The Lonesome River Band is one of the bluegrass industry’s long standing pillars. Formed in early 1982, and heading into it’s 38th year as a band, it has seen its share of personal changes over the years, but the bands unmistakable, distinctive sound remains true to form.
“It’s been through a lot of changes over the years,” said Sammy Shelor, band leader and banjo player for the band. “But it’s settled into a really good personnel format now. I’ve had the same band for five years – and two of the members have been with us almost 20 years.”
Sammy joined the band in 1990 at a pivotal point in its definitive years. “The band had released three or four albums by the time I joined,” Sammy commented. About the same time Sammy joined, so did noted bluegrass musicians, Dan Tyminski and Ronnie Bowman.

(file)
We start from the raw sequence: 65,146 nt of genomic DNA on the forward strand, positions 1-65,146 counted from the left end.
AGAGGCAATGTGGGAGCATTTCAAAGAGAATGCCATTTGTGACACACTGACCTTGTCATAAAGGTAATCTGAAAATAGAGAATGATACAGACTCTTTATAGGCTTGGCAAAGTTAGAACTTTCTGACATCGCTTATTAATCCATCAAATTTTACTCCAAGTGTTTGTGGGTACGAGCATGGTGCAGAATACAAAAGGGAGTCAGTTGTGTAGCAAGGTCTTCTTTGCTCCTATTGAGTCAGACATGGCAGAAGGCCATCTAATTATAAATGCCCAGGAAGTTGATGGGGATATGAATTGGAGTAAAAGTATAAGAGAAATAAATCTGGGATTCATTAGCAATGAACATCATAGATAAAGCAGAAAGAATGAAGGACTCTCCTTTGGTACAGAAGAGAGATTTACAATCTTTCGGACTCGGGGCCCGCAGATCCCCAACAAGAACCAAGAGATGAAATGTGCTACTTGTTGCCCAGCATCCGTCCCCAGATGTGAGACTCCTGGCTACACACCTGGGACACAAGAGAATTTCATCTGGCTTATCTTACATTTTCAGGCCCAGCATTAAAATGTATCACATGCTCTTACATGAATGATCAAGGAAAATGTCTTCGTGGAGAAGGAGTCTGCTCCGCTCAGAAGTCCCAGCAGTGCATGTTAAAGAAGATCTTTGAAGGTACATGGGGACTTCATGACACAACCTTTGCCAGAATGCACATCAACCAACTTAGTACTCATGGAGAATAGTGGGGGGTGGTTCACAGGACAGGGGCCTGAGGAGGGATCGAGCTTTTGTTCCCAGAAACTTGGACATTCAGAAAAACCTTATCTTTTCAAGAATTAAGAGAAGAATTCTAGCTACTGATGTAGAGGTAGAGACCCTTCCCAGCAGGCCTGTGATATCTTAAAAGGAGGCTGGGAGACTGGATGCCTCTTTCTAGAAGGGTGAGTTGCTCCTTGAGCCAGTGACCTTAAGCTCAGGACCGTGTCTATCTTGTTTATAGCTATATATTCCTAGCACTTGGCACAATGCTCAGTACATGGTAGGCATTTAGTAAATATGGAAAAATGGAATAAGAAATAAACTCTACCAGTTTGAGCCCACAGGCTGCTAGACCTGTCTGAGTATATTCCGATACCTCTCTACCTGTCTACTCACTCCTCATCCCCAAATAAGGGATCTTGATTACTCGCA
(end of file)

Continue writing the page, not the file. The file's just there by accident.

“In 1990, we went in to record an album that was the most traditional sounding album that we were capable of doing,” Sammy noted. “That was our goal, and in doing that, we ended up hitting on a sound that nobody had ever really done before. It caught hold, and that’s what’s kept me out here doing this for the last 30 years.”
The band has earned numerous nominations and awards through the years including a 2012 International Bluegrass Music Association (IBMA) Award for Instrumental Recorded Event of the Year for their song “Angeline the Baker” from their Chronology Volume One album. Sammy received his fifth win as the IBMA Banjo Performer of the Year in 2012. The group has also received other awards from IBMA including Album of the Year, along with numerous SPBGMA awards, including Bluegrass Band of Year. In 2011 Sammy won the Annual Steve Martin Prize for Excellence in Banjo and Bluegrass.
The Lonesome River Band plans to release two new albums this year – One, a gospel album, which is a tribute to a band called the Easter Brothers – The other will be a new collection of bluegrass songs.
To find out more, visit